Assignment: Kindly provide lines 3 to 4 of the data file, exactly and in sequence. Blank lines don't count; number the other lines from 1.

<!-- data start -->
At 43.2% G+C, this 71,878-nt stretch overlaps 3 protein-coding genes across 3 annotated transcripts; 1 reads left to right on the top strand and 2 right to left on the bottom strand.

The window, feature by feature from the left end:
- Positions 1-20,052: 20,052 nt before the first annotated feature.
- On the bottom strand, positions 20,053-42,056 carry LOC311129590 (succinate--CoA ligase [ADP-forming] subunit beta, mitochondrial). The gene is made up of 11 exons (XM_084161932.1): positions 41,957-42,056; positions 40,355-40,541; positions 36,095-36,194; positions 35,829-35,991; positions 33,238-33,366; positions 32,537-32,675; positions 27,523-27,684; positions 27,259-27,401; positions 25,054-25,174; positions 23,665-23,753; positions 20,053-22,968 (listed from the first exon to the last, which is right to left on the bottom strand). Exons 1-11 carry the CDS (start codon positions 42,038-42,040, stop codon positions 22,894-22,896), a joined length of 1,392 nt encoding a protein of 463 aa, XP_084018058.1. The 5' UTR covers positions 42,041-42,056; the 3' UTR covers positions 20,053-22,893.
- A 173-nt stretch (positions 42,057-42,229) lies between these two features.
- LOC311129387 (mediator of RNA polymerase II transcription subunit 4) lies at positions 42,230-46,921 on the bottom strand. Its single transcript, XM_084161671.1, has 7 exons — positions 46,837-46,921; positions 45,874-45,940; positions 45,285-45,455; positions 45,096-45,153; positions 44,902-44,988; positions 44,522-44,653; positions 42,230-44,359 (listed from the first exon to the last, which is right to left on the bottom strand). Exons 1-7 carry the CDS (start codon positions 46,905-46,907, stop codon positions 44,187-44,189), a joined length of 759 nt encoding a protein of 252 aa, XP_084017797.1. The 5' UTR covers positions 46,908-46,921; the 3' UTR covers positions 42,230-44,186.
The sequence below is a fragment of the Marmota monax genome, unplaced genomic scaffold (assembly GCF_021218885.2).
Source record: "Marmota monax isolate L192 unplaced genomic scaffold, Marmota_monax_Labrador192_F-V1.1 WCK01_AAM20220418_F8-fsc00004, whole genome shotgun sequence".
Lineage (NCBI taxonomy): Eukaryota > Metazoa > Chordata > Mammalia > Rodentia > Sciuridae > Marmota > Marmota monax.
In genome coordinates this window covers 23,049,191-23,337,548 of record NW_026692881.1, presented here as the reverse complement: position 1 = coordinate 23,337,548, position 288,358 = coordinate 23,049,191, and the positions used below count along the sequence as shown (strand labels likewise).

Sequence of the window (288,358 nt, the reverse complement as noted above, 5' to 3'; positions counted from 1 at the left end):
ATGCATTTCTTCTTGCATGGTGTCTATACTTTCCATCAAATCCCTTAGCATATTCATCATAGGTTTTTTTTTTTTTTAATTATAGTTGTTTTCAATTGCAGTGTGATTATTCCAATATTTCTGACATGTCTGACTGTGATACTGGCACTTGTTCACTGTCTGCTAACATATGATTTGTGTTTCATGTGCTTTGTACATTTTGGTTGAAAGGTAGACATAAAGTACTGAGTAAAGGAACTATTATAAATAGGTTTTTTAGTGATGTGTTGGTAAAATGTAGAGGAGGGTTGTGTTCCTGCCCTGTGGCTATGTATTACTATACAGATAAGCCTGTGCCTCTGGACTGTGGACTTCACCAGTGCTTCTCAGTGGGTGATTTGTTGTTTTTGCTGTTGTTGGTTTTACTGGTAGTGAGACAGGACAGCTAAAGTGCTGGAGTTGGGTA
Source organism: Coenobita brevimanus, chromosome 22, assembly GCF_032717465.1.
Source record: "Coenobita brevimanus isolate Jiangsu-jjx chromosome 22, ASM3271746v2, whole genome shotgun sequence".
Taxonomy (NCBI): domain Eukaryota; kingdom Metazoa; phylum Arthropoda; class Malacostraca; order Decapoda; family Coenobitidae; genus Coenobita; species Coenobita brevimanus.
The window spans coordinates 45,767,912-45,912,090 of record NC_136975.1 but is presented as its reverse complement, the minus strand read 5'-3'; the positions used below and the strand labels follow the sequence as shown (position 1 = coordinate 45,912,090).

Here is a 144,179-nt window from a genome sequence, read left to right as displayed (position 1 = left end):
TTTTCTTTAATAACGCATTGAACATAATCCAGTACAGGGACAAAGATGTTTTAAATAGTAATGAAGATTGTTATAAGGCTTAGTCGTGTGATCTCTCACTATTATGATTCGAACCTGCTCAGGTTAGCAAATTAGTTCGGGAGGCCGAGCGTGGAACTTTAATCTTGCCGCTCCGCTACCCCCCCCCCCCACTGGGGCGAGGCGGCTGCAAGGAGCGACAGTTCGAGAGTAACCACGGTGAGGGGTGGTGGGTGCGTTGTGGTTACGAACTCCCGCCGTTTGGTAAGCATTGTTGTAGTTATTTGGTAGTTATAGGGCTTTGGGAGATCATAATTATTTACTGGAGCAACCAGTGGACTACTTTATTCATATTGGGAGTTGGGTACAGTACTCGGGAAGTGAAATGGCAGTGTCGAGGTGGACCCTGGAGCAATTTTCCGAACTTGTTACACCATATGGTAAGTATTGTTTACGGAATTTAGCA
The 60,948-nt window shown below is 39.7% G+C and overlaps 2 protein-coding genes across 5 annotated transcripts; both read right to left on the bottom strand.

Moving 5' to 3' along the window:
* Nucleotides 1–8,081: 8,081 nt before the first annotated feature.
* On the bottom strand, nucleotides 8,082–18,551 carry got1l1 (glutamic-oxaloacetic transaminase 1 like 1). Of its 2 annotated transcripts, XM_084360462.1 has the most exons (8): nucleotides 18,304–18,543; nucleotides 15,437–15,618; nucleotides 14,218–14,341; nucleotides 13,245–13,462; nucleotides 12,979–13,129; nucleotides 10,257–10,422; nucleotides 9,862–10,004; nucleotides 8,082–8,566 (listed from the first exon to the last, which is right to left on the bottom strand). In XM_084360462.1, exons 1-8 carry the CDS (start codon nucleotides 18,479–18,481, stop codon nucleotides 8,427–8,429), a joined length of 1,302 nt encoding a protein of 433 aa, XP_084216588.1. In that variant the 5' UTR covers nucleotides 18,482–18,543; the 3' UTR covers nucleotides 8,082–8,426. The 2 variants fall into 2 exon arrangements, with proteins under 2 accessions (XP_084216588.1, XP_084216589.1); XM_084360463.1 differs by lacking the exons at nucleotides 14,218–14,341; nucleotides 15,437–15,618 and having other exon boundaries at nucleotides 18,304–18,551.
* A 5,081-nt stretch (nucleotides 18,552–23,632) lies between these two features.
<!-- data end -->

- Positions 1-20,052: 20,052 nt before the first annotated feature.
- On the bottom strand, positions 20,053-42,056 carry LOC311129590 (succinate--CoA ligase [ADP-forming] subunit beta, mitochondrial). The gene is made up of 11 exons (XM_084161932.1): positions 41,957-42,056; positions 40,355-40,541; positions 36,095-36,194; positions 35,829-35,991; positions 33,238-33,366; positions 32,537-32,675; positions 27,523-27,684; positions 27,259-27,401; positions 25,054-25,174; positions 23,665-23,753; positions 20,053-22,968 (listed from the first exon to the last, which is right to left on the bottom strand). Exons 1-11 carry the CDS (start codon positions 42,038-42,040, stop codon positions 22,894-22,896), a joined length of 1,392 nt encoding a protein of 463 aa, XP_084018058.1. The 5' UTR covers positions 42,041-42,056; the 3' UTR covers positions 20,053-22,893.